Quiet quitting – it’s all about morale

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Written by Sarah Cook & Steve Macaulay on 7 October 2022 in Features
Features

Sarah Cook and Steve Macaulay offer their advice on maintaining a positive outlook in challenging times
 

Business prospects have rarely looked so uncertain. Leaders and HR business partners are beginning to turn their attention towards their employees as they sense morale and team spirit are showing signs of becoming fragile. So called Quiet Quitting is much talked about: some people who previously would go the extra mile for their company, working long hours and taking on extra tasks, seeking to progress up the career ladder, have ‘tuned out’ of work.

This trend seems to be echoed in the Gallup 2022 survey that showed only 9% of workers in the UK were engaged or enthusiastic about their work, ranking 33rd out of 38 European countries.

An active approach is required to start from the ground up, working with local teams and individuals and addressing their needs.

 Actions which focus on the team

Teams are a natural home for support – they provide an accessible and immediate means of looking out for each other, offering encouragement, motivation and stimulating energy. Teams which are able to set and monitor their own goals mean individuals can relate to the goals set. Remote and hybrid working has sometimes taken the emphasis away from teams working together. This is a pity because experience has shown that working together in teams can oil the wheels of an organisation and help provide a satisfying and purposeful environment for individuals.

Experience has shown that working together in teams can oil the wheels of an organisation

Consider undertaking a team temperature check to see how well things are working and what needs to be improved. Some will do this informally, others if appropriate, will circulate a questionnaire for all the team to complete, then collating the responses and sharing and discussing these with the team. Be ready, willing and able to respond to any concerns: importantly, the outcome should lead to a team action plan for improvement.

Often teams feel more comfortable with their own shared vision and mission tailored to their team – this can set out how the team want to be perceived by others, what the purpose of the team is and what its values are. Setting a climate welcoming suggestions and valuing team contributions helps to free up a team atmosphere and open up discussion. Consider raising the subject of employee well-being as part of team meetings and one-to- ones: checking-in with individual team members on how they are feeling about their work. This can loosen tensions and give people permission to speak up.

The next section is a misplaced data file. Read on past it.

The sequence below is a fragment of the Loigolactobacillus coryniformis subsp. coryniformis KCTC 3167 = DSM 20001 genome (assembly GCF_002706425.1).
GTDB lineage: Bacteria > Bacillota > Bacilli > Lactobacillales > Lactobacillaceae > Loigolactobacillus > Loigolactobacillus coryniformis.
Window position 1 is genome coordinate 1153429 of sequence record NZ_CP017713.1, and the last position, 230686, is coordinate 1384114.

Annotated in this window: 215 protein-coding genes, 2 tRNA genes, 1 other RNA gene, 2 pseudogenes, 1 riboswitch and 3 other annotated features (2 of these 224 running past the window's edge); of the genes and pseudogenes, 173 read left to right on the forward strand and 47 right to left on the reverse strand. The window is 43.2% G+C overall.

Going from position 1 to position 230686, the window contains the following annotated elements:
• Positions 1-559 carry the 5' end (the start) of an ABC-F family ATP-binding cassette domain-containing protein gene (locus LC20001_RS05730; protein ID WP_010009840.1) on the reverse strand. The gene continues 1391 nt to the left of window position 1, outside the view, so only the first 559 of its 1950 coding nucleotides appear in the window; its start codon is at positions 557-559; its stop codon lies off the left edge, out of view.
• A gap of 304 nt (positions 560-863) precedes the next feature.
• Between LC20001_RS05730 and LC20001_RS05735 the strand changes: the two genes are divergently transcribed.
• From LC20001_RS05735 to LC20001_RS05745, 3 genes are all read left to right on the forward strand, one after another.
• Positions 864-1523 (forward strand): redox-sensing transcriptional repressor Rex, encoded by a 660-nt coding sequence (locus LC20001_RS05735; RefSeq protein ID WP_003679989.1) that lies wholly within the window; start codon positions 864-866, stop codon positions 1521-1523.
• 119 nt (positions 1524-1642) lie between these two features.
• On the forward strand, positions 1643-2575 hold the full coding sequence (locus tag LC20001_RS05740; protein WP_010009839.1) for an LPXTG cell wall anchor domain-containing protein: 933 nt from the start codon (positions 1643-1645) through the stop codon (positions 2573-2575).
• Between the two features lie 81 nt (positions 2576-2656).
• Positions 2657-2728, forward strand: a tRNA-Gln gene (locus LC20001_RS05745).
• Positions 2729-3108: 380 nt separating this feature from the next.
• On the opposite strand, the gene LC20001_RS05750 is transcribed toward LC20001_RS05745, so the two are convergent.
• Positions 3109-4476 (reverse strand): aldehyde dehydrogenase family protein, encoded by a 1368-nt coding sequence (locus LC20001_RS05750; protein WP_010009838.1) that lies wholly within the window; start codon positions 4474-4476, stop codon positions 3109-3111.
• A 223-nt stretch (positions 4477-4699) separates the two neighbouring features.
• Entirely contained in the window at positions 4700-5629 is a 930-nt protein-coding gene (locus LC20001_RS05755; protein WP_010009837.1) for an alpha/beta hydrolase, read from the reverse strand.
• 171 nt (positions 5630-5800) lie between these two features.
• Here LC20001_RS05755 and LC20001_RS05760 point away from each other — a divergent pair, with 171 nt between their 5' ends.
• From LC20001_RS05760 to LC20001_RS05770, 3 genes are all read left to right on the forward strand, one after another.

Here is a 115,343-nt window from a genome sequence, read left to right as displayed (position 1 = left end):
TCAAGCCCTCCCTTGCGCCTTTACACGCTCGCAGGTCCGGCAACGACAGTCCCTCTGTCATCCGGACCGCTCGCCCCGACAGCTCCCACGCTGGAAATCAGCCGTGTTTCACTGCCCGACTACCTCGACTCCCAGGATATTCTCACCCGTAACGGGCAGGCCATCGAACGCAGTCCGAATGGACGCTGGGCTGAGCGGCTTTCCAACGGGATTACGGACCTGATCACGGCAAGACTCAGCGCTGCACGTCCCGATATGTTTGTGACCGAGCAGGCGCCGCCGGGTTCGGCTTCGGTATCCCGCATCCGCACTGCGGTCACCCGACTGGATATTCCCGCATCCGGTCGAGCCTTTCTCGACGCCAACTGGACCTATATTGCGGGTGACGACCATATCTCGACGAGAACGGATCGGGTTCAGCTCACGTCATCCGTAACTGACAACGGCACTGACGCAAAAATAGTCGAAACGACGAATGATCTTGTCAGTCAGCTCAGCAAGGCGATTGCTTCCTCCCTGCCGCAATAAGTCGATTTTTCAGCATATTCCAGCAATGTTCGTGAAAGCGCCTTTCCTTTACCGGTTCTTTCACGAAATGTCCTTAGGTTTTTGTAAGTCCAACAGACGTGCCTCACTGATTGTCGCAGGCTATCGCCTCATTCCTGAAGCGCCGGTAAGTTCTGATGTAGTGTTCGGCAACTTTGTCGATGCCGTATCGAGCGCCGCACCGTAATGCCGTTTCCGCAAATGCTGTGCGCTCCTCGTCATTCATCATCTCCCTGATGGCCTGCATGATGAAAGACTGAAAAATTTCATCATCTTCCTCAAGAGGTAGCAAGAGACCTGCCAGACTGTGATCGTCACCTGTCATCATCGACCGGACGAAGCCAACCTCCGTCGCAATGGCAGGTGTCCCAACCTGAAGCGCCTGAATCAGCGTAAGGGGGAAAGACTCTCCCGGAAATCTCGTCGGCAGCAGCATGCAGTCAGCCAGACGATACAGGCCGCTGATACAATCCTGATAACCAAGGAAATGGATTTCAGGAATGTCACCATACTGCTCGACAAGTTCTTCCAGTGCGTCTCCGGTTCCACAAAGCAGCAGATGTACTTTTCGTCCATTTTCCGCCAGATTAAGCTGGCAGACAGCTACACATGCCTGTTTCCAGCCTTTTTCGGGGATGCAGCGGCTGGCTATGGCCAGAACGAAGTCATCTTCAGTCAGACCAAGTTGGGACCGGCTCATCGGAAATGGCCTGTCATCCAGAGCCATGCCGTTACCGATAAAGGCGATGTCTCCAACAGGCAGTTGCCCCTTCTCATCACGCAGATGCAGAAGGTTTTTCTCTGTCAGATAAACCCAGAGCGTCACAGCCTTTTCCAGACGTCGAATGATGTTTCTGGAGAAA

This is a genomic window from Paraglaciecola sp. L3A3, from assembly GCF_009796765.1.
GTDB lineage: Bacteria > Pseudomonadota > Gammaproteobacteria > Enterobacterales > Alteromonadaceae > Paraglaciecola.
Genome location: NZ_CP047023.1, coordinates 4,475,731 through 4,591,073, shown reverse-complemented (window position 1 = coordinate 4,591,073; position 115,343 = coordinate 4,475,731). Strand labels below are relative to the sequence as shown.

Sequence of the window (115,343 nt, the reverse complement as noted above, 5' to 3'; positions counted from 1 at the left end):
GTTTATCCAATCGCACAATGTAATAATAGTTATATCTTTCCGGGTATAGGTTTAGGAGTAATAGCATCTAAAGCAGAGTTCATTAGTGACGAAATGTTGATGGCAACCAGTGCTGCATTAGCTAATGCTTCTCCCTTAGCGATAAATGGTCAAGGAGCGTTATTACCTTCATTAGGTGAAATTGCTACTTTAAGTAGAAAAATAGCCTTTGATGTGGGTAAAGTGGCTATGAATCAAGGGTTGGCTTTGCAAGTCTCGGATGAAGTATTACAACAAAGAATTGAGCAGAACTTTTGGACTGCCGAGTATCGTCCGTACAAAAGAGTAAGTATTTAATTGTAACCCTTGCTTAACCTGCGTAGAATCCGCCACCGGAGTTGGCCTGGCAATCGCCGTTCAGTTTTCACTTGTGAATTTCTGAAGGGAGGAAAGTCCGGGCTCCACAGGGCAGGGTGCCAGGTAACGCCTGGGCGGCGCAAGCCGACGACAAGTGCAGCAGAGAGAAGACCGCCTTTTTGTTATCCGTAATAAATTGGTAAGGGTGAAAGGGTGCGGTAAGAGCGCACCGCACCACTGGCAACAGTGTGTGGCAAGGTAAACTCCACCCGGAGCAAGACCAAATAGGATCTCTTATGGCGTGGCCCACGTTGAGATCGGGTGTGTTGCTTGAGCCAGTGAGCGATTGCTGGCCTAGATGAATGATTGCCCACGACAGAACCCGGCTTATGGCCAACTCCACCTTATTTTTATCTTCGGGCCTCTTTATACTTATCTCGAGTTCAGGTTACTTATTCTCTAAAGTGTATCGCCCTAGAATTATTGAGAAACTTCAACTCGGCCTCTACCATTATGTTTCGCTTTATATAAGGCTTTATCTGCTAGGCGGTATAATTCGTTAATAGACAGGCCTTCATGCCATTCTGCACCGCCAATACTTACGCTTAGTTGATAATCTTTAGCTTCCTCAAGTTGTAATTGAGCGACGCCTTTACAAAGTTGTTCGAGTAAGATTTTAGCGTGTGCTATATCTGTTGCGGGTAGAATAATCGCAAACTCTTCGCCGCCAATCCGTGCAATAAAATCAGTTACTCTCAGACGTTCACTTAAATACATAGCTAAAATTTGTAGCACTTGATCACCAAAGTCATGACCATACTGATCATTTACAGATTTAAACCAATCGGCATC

Offer support in a natural and helpful way; develop an employee well-being programme available to everyone, with mental health first aiders and a financial well-being programme to help employees better manage their money matters.

Another valuable support is to hold face-to-face team events which allow people to come together and spend quality time together. Studies show that trust is built in a team when people are given explicit permission to open-up and when they feel comfortable sharing with others, what’s working well for them as well as possible shortcomings.

Pay attention to individual needs and concerns

During times of uncertainty, such as right now, individual needs and concerns may be nearer the surface than normal.  The cost-of-living crisis is putting stress on many households. A sympathetic listening ear will pick this up. Discussing issues can at least put them into perspective and may suggests ways to move forward. For example, if overload is a problem, talk through which tasks are priorities so that team members avoid being overwhelmed by sheer volume of work. Talk about the ‘why’ of a task as well as what needs to be achieved so that team members understand the bigger picture. Above all, show you are prepared to listen.

Support team leaders

What leaders say and do has a profound effect on the atmosphere in a team. Help them to recognise the value of consistency and to be especially aware of doing or saying something which contradicts the espoused values. 
Leaders are valuable role models for their teams, but they themselves may be feeling under a lot of pressure. Setting up a network of peer support can be a big help, with additional support from readily available coaching and mentoring.

Conclusion
Organisations and their leaders can do nothing to diminish the economic uncertainty that the UK in particular is facing but can influence employee morale. Those organisations which proactively engage with employees, getting to know them, listening and responding, appreciating them as individuals and developing team morale are more likely to create a workplace where people want to continue to give of their best. 
The task for HR and L&D professionals is to continue to promote such a climate in the face of harsh headwinds.

Sarah Cook is managing director of leadership development consultants the Stairway Consultancy. Steve Macaulay is an associate of Cranfield Executive Development, Steve can be contacted at s.macaulay@cranfield.ac.uk, Sarah at sarah@thestairway.co.uk

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